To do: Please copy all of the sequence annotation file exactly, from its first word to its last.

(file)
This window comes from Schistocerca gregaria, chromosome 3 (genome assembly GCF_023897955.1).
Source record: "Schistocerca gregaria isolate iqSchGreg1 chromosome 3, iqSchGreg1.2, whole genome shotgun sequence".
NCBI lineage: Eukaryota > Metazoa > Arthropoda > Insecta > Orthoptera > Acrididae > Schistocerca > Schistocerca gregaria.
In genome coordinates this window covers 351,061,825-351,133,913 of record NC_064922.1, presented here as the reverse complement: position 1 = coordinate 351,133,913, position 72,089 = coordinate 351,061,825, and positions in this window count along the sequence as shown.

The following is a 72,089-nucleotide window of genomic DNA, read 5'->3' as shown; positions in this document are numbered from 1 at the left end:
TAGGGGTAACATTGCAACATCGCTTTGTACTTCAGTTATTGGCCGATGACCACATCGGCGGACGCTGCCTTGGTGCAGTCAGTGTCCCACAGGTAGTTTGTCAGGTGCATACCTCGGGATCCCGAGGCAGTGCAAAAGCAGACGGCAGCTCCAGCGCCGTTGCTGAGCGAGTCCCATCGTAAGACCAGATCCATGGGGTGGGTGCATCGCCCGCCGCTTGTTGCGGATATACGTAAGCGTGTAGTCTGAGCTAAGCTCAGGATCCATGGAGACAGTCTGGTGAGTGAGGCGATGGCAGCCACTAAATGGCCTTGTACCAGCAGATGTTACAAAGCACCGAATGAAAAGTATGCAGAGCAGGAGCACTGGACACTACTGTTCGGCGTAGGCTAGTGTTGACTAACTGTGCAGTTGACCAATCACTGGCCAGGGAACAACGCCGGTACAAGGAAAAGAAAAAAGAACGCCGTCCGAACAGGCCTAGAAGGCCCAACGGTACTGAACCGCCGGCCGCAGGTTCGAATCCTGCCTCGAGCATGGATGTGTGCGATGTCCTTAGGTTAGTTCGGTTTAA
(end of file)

This window comes from Schistocerca gregaria, chromosome 3 (genome assembly GCF_023897955.1).
Source record: "Schistocerca gregaria isolate iqSchGreg1 chromosome 3, iqSchGreg1.2, whole genome shotgun sequence".
NCBI lineage: Eukaryota > Metazoa > Arthropoda > Insecta > Orthoptera > Acrididae > Schistocerca > Schistocerca gregaria.
In genome coordinates this window covers 351,061,825-351,133,913 of record NC_064922.1, presented here as the reverse complement: position 1 = coordinate 351,133,913, position 72,089 = coordinate 351,061,825, and positions in this window count along the sequence as shown.

The following is a 72,089-nucleotide window of genomic DNA, read 5'->3' as shown; positions in this document are numbered from 1 at the left end:
TAGGGGTAACATTGCAACATCGCTTTGTACTTCAGTTATTGGCCGATGACCACATCGGCGGACGCTGCCTTGGTGCAGTCAGTGTCCCACAGGTAGTTTGTCAGGTGCATACCTCGGGATCCCGAGGCAGTGCAAAAGCAGACGGCAGCTCCAGCGCCGTTGCTGAGCGAGTCCCATCGTAAGACCAGATCCATGGGGTGGGTGCATCGCCCGCCGCTTGTTGCGGATATACGTAAGCGTGTAGTCTGAGCTAAGCTCAGGATCCATGGAGACAGTCTGGTGAGTGAGGCGATGGCAGCCACTAAATGGCCTTGTACCAGCAGATGTTACAAAGCACCGAATGAAAAGTATGCAGAGCAGGAGCACTGGACACTACTGTTCGGCGTAGGCTAGTGTTGACTAACTGTGCAGTTGACCAATCACTGGCCAGGGAACAACGCCGGTACAAGGAAAAGAAAAAAGAACGCCGTCCGAACAGGCCTAGAAGGCCCAACGGTACTGAACCGCCGGCCGCAGGTTCGAATCCTGCCTCGAGCATGGATGTGTGCGATGTCCTTAGGTTAGTTCGGTTTAA